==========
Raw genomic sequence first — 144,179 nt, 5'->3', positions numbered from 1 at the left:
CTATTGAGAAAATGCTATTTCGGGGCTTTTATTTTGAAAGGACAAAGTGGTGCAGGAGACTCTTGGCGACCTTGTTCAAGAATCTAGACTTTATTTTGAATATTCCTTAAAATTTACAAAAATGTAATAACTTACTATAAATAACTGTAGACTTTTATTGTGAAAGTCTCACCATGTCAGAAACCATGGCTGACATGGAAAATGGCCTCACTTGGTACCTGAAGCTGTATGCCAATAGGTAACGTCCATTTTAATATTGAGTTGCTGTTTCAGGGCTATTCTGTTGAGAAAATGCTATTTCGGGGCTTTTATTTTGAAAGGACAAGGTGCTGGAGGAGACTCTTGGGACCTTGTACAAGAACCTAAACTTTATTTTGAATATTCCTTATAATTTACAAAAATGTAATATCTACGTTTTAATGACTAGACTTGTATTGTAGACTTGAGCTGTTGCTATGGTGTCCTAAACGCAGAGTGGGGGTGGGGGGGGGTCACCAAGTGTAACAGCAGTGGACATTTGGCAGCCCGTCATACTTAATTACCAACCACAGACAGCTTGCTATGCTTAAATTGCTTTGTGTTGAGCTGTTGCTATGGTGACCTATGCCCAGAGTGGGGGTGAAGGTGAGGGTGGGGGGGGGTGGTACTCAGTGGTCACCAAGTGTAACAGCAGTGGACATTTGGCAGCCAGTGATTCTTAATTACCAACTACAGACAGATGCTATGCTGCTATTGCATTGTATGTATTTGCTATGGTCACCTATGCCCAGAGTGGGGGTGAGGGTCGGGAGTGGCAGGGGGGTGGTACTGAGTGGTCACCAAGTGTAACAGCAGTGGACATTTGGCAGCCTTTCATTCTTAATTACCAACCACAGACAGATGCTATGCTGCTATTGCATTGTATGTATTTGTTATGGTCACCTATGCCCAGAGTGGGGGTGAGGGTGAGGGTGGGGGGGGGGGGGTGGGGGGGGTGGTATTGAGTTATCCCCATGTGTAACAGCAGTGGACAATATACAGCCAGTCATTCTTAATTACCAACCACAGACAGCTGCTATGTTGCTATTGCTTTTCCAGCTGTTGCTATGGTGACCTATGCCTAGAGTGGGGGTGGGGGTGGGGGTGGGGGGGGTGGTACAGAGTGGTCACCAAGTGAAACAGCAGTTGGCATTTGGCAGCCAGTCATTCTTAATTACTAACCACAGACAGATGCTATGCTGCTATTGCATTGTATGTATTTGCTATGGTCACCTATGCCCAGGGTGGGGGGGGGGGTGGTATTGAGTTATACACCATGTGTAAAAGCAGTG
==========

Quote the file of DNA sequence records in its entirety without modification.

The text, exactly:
Raw genomic sequence first — 144,179 nt, 5'->3', positions numbered from 1 at the left:
CTATTGAGAAAATGCTATTTCGGGGCTTTTATTTTGAAAGGACAAAGTGGTGCAGGAGACTCTTGGCGACCTTGTTCAAGAATCTAGACTTTATTTTGAATATTCCTTAAAATTTACAAAAATGTAATAACTTACTATAAATAACTGTAGACTTTTATTGTGAAAGTCTCACCATGTCAGAAACCATGGCTGACATGGAAAATGGCCTCACTTGGTACCTGAAGCTGTATGCCAATAGGTAACGTCCATTTTAATATTGAGTTGCTGTTTCAGGGCTATTCTGTTGAGAAAATGCTATTTCGGGGCTTTTATTTTGAAAGGACAAGGTGCTGGAGGAGACTCTTGGGACCTTGTACAAGAACCTAAACTTTATTTTGAATATTCCTTATAATTTACAAAAATGTAATATCTACGTTTTAATGACTAGACTTGTATTGTAGACTTGAGCTGTTGCTATGGTGTCCTAAACGCAGAGTGGGGGTGGGGGGGGGTCACCAAGTGTAACAGCAGTGGACATTTGGCAGCCCGTCATACTTAATTACCAACCACAGACAGCTTGCTATGCTTAAATTGCTTTGTGTTGAGCTGTTGCTATGGTGACCTATGCCCAGAGTGGGGGTGAAGGTGAGGGTGGGGGGGGGTGGTACTCAGTGGTCACCAAGTGTAACAGCAGTGGACATTTGGCAGCCAGTGATTCTTAATTACCAACTACAGACAGATGCTATGCTGCTATTGCATTGTATGTATTTGCTATGGTCACCTATGCCCAGAGTGGGGGTGAGGGTCGGGAGTGGCAGGGGGGTGGTACTGAGTGGTCACCAAGTGTAACAGCAGTGGACATTTGGCAGCCTTTCATTCTTAATTACCAACCACAGACAGATGCTATGCTGCTATTGCATTGTATGTATTTGTTATGGTCACCTATGCCCAGAGTGGGGGTGAGGGTGAGGGTGGGGGGGGGGGGGTGGGGGGGGTGGTATTGAGTTATCCCCATGTGTAACAGCAGTGGACAATATACAGCCAGTCATTCTTAATTACCAACCACAGACAGCTGCTATGTTGCTATTGCTTTTCCAGCTGTTGCTATGGTGACCTATGCCTAGAGTGGGGGTGGGGGTGGGGGTGGGGGGGGTGGTACAGAGTGGTCACCAAGTGAAACAGCAGTTGGCATTTGGCAGCCAGTCATTCTTAATTACTAACCACAGACAGATGCTATGCTGCTATTGCATTGTATGTATTTGCTATGGTCACCTATGCCCAGGGTGGGGGGGGGGGTGGTATTGAGTTATACACCATGTGTAAAAGCAGTG